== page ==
Chinese Firms Rack Up Foreign Debt Again in Boost for YuanBy
Corporate borrowers may seek to bring more money home
Yield gap between Chinese dollar, onshore bonds is widening
When the yuan was weakening, Chinese firms flocked to repay foreign debt, forming a powerful group of sellers at just the wrong time for the currency. Now the opposite may be set to occur.
In the second and third quarters of last year, overseas credit rose at a pace unseen since early 2015 to $1.68 trillion, near an all-time high. And Chinese companies’ sales of foreign-currency bonds reached a record $133 billion in the final three months of the year, Bloomberg data show.
While most of last year’s new money stayed outside of China, there are rising prospects in 2018 of a virtuous cycle for the yuan if more offshore financing is brought home. A deleveraging campaign is pushing up domestic borrowing costs, encouraging companies to raise money overseas and repatriate it. And with the yuan strengthening through one milestone after another, the risk of owing dollar debt during a sharp depreciation has dropped off the radar.
“Foreign debt rebounded mostly because of overseas investments, for instance M&A. In 2017, not a lot of it flowed back into the onshore market,” said Wan Zhao, a Shanghai-based analyst at China Merchants Bank Co. “This year, overseas fund-raising and repatriation back onshore should increase because domestic funding costs will rise.”
Chinese foreign debt climbed $259 billion last year through September, driven by increased borrowing by banks and companies, data from the State Administration of Foreign Exchange show. Global banks’ claims on the nation rose $208 billion in the first three quarters last year, the most since early 2014, to $939 billion, according to the Bank for International Settlements’ latest data.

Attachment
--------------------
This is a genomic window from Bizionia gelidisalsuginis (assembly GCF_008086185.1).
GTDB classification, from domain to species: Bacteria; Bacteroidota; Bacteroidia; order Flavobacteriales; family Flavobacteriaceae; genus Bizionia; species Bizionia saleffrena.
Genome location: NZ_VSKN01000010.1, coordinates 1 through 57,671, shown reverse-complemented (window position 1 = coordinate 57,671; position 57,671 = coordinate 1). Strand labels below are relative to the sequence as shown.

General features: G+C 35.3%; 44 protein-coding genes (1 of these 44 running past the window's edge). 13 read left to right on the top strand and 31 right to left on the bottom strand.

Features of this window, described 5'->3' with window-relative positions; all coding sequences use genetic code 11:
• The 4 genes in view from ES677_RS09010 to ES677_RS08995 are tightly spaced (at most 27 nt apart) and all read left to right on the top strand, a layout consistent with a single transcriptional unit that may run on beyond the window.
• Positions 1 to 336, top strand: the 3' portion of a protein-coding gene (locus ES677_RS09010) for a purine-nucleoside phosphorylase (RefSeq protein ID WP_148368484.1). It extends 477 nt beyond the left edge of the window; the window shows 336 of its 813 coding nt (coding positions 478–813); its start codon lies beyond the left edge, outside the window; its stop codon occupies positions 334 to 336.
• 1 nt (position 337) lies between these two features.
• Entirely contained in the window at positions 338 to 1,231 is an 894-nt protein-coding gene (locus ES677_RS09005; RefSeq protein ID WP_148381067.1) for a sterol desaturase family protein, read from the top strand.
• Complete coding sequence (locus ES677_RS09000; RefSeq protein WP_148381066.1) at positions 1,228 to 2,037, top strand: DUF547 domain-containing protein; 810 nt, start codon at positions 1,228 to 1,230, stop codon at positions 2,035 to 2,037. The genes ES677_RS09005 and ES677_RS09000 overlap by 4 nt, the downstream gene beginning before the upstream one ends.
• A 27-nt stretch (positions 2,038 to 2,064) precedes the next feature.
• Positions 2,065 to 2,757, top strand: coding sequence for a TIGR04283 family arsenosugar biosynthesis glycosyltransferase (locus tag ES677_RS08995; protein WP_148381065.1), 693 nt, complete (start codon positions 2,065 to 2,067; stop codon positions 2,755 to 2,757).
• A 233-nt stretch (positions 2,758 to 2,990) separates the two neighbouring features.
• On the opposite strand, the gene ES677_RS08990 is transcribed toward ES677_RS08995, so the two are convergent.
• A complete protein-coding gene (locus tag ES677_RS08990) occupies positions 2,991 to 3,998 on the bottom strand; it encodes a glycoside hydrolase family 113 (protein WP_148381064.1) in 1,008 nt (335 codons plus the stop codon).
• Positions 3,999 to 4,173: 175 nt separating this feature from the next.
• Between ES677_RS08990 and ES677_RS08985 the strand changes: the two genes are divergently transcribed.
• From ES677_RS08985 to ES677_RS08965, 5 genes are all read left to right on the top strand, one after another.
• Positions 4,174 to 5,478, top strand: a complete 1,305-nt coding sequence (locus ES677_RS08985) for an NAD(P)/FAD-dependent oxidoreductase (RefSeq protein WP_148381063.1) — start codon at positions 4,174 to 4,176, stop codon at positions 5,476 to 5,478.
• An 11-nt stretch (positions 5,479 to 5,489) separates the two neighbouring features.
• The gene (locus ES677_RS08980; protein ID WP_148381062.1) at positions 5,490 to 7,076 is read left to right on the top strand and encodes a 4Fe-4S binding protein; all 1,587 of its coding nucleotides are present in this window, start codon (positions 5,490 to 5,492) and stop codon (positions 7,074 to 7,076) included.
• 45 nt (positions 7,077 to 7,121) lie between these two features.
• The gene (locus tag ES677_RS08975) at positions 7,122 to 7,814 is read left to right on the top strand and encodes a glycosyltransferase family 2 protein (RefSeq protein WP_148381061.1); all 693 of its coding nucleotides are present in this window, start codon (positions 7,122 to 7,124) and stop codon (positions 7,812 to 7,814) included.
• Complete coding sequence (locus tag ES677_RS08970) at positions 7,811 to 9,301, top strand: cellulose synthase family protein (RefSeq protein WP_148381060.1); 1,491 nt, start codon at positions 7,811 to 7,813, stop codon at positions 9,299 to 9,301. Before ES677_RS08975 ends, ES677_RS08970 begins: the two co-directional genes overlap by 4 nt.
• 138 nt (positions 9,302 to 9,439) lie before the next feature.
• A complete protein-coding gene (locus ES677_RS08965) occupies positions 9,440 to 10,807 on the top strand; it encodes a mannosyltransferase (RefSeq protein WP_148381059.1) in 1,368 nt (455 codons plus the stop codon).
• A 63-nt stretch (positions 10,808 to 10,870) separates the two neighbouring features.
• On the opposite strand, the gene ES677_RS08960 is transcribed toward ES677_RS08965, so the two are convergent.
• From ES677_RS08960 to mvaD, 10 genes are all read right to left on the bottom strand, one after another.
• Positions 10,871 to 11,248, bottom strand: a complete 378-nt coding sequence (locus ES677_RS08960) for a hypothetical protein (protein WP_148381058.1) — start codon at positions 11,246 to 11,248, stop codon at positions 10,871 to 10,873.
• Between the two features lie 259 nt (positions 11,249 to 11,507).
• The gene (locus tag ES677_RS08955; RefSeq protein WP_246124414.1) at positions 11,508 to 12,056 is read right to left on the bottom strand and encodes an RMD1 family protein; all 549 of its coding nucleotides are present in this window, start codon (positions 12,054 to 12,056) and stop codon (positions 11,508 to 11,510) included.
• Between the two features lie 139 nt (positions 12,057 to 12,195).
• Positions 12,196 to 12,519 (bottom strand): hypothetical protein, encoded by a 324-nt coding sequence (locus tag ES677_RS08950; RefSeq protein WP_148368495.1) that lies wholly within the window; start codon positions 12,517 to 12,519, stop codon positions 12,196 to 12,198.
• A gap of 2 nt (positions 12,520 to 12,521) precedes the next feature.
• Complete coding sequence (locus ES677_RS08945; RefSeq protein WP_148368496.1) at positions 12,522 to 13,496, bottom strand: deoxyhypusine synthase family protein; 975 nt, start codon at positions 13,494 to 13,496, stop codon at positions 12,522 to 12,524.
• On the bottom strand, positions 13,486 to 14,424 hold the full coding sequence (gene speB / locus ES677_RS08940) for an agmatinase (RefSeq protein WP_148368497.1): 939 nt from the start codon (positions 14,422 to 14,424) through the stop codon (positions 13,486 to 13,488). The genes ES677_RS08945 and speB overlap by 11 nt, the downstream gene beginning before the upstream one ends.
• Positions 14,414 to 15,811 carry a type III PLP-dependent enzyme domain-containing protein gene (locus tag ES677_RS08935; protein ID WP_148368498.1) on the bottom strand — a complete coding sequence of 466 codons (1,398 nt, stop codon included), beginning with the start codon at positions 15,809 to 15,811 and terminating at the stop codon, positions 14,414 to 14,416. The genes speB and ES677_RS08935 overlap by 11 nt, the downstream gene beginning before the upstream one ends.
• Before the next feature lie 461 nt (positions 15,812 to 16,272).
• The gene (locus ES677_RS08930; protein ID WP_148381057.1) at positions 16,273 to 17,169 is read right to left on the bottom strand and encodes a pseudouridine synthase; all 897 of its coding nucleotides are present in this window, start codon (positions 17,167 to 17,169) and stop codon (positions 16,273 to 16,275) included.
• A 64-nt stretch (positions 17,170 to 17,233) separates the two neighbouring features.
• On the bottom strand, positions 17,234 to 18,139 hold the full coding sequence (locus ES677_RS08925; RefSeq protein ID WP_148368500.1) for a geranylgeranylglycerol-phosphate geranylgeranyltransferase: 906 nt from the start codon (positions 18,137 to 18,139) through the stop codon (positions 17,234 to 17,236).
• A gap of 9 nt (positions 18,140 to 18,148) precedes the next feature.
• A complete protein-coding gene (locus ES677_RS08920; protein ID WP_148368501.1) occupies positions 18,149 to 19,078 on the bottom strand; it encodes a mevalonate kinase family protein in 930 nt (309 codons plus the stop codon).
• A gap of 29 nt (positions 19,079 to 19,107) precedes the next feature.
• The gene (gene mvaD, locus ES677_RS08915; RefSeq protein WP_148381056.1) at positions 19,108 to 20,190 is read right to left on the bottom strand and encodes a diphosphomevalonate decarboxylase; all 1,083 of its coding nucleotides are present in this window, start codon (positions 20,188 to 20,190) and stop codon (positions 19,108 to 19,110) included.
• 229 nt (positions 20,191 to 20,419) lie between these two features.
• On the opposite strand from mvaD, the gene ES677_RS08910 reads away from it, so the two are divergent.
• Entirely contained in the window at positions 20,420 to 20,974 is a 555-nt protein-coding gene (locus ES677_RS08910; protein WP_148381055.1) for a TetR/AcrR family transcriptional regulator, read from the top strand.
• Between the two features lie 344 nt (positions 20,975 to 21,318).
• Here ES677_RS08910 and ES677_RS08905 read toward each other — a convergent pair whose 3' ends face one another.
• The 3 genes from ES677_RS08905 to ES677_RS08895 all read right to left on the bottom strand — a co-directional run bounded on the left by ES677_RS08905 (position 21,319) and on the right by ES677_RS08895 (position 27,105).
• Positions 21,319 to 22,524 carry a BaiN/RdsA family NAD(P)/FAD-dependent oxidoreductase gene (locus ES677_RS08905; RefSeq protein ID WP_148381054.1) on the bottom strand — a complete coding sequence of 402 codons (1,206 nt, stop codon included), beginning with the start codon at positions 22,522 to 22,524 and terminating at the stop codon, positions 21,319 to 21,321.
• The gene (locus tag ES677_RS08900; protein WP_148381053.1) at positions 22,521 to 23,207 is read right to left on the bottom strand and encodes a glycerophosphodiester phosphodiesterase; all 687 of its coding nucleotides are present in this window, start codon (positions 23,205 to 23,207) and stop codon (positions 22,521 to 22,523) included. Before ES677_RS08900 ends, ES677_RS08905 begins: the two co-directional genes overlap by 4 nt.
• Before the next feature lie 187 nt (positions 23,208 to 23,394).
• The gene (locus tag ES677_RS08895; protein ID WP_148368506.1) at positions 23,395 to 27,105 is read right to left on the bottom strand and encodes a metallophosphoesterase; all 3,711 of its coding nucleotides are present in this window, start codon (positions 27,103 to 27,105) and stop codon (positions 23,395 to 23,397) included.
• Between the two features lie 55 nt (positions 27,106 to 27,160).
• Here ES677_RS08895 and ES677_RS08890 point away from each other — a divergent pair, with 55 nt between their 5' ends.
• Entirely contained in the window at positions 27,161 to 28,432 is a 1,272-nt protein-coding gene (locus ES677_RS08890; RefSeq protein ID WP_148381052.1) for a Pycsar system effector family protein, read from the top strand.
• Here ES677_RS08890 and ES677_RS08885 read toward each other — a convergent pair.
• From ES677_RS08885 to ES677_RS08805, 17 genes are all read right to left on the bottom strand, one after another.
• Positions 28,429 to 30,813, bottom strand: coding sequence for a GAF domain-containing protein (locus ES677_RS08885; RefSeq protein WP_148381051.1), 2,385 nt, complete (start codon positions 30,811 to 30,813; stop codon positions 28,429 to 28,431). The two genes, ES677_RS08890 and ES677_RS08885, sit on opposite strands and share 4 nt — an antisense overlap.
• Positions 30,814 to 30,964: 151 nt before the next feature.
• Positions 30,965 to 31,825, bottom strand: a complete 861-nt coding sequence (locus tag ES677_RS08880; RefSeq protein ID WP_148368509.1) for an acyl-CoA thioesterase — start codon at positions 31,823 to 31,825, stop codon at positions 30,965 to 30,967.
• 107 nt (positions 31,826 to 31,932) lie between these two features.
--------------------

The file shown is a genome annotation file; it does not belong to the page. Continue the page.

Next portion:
Even as global yields rise, there are good reasons to go abroad for cash. A gauge of dollar strength sank to a three-year low this week, boosting confidence the yuan is unlikely to depreciate any time soon. China’s currency rallied 0.5 percent to its highest level since November 2015 on Thursday.
And Beijing’s monetary and regulatory tightening has pushed up loan rates and bond yields, while making it harder to access credit from shadow financing channels.
Dollar bonds sold by investment-grade Chinese companies yield 3.85 percent, according to an ICE Bank of America Merrill Lynch index, compared with 5.42 percent for onshore five-year notes from AAA rated issuers. A year ago the gap was just 73 basis points.
Hedging costs look reasonable, too. The steadier exchange rate has helped one-year onshore forward points stabilize around their one- and five-year averages.
“If companies are facing this kind of crunch in credit conditions domestically, of course they want to borrow abroad,” said Shen Jianguang, chief Asia economist at Mizuho Securities Asia Ltd. in Hong Kong. “It also makes economic sense because of low interest rates offshore plus the stable currency.”
It is not clear whether the once-popular trade of borrowing abroad to buy the yuan has staged a comeback. Global bank claims on China of a year or less -- considered a gauge of such trades -- rebounded by $188 billion in 2017 through the third quarter, BIS data show.
Still, both China Merchants Bank’s Wan and Mizuho’s Shen doubt the trade has regained its appeal. There’s more two-way currency volatility now, Shen explained.
— With assistance by Emma Dai